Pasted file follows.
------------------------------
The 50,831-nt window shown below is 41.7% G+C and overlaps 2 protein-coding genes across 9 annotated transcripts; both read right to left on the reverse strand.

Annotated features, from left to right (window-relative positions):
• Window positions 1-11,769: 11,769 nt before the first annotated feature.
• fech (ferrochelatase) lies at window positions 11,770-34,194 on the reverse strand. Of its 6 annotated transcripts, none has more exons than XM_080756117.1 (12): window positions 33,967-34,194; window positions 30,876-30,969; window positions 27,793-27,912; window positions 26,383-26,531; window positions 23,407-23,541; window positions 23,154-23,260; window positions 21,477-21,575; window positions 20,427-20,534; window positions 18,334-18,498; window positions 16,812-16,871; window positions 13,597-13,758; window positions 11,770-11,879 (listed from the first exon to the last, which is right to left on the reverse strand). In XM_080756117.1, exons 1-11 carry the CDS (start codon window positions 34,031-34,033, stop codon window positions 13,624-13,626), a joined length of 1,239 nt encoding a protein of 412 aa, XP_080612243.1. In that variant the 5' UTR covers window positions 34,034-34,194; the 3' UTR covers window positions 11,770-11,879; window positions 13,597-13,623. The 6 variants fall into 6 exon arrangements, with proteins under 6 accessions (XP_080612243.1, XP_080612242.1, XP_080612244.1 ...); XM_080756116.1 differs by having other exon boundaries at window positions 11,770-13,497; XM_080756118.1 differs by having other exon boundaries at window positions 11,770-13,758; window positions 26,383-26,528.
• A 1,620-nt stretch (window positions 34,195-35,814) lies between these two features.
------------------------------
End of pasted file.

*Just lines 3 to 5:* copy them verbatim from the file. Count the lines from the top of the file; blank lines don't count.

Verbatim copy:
• Window positions 1-11,769: 11,769 nt before the first annotated feature.
• fech (ferrochelatase) lies at window positions 11,770-34,194 on the reverse strand. Of its 6 annotated transcripts, none has more exons than XM_080756117.1 (12): window positions 33,967-34,194; window positions 30,876-30,969; window positions 27,793-27,912; window positions 26,383-26,531; window positions 23,407-23,541; window positions 23,154-23,260; window positions 21,477-21,575; window positions 20,427-20,534; window positions 18,334-18,498; window positions 16,812-16,871; window positions 13,597-13,758; window positions 11,770-11,879 (listed from the first exon to the last, which is right to left on the reverse strand). In XM_080756117.1, exons 1-11 carry the CDS (start codon window positions 34,031-34,033, stop codon window positions 13,624-13,626), a joined length of 1,239 nt encoding a protein of 412 aa, XP_080612243.1. In that variant the 5' UTR covers window positions 34,034-34,194; the 3' UTR covers window positions 11,770-11,879; window positions 13,597-13,623. The 6 variants fall into 6 exon arrangements, with proteins under 6 accessions (XP_080612243.1, XP_080612242.1, XP_080612244.1 ...); XM_080756116.1 differs by having other exon boundaries at window positions 11,770-13,497; XM_080756118.1 differs by having other exon boundaries at window positions 11,770-13,758; window positions 26,383-26,528.
• A 1,620-nt stretch (window positions 34,195-35,814) lies between these two features.